In October, the Dordt College Engineering Society met for a Defender Days Dinner. We had a great turnout with over 60 attendees, including Dordt engineering faculty, senior engineering students, and close to 40 Dordt engineering alums currently serving in industry.
The meeting focused on leadership in engineering, and we heard from three Dordt engineering alums currently serving in leadership roles. Below the picture we have collected bios, a video, and summary material from meeting.
Mike Vander Wel (’89)
Mike serves as Chief Engineer for Equipment & Tool Engineering at The Boeing Company. In this role, Mike is responsible for providing functional leadership and re-establishing agile capability and capacity for Boeing Commercial Airplanes. Between 2001 and 2008, Mike held development and integration roles on the 787 program. He and his wife Kerry reside in the Seattle area with their four children.
This video conversation with Mike was presented at the Society meeting:
Doug Post (’92)
Doug serves as President of The Interstates Companies’ engineering business unit. Based in Sioux Center, Interstates is a 700-person electrical engineering, construction, and controls system company serving industrial clients in the value-added agriculture sector. Doug and his wife Julie live in Sioux Center with their four children.
Handouts summarizing Doug’s presentation at the Society meeting:
Paul Ross (’99)
Paul serves as Engineering Manager at Groschopp, Inc. in Sioux Center. Groschopp is a fractional horsepower motor and gearmotor manufacturer. They design and manufacture permanent magnet DC, AC induction, brushless DC and universal motors as well as parallel shaft, planetary, right angle worm and right angle bevel gear reducers. Paul and his wife Amy live in Sioux Center with their two children.
Summary of Paul’s leadership presentation at the Dinner:
Paul talked about dealing with imperfect situations within a broken world and how we can respond in faith. As leaders we need to be learners as we seek discernment in life’s sticky situations. He gave three practical steps that have helped him become a better learner and as a result, hopefully a better leader.
1) Be slow to speak. Listen intentionally when conversing with colleagues, co-workers, other Dordt alumni, etc.
2) Ask questions to force learning. Be careful to phrase questions that do not point fingers at others but rather points the finger at ourselves… “How can I help… what can I do to assist…”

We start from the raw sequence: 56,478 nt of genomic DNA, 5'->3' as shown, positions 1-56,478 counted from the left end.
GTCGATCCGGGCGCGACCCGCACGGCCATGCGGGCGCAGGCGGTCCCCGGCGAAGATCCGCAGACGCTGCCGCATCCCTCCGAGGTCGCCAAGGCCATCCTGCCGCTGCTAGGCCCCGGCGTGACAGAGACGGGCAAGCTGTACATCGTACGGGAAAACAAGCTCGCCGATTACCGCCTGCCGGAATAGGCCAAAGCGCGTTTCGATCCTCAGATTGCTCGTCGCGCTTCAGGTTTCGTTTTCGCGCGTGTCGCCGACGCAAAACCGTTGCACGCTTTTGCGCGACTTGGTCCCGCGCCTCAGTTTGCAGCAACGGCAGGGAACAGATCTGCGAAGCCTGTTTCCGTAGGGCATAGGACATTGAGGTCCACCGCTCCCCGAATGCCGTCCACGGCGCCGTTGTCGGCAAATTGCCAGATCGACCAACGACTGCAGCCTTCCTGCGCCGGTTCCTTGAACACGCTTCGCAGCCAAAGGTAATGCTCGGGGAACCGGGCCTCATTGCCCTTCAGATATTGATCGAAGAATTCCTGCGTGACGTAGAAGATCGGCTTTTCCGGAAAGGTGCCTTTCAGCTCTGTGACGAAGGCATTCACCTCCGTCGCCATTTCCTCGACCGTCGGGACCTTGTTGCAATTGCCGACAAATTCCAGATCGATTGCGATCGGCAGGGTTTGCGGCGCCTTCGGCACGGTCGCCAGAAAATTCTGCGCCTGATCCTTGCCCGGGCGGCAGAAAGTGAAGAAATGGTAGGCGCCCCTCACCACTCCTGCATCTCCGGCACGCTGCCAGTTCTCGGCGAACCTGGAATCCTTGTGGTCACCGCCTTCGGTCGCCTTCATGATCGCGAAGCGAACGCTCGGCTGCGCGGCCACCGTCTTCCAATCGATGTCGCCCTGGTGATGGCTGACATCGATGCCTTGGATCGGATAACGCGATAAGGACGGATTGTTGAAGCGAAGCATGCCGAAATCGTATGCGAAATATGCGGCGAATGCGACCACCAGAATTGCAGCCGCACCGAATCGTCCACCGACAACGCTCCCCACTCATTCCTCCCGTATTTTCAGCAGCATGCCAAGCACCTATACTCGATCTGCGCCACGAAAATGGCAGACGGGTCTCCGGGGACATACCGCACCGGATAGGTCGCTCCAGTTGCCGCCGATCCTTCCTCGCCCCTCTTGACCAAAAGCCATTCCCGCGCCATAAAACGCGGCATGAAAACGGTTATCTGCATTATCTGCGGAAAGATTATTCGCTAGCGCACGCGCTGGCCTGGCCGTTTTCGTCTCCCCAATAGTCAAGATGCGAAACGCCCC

3) Be quick to take action. When we listen, and ask questions we are soliciting feedback. Nothing invalidates a leader more than not taking quick action on that feedback.
Following the three speakers, we discussed two follow-up questions. The questions and key takeaways are listed below.
How could these leadership ideas/principles/programs be used where you work?
- Develop and live by a personal mission statement
- Lead where you are at … we all have unique strengths
- Strike a work-life balance right now … it can’t wait
- Serve in your community … this service helps you continue to grow
- Recommended resources: Question Behind the Question, Strengths Finder, DISC Assessment, TED talks
What could the Dordt engineering program do to foster leadership?
- Encourage students to take hold of their leadership potential
- Co-curricular activities develop and refine leadership skills
- Students: You ARE learning leadership. Faculty: Be more explicit about identifying leadership aspects in curricular/co-curricular work.
- List 12 topics … figure out how we could integrate them into courses (rather than separate course)
- For example, on projects … first thing is to organize team, set up roles
- More alum-student interaction
We hope these resources are valuable to you as you strive to serve Christ in your engineering work! If you have any additional follow-ups, questions, or ideas, feel free to contact us.
Here are a few more photos from the event: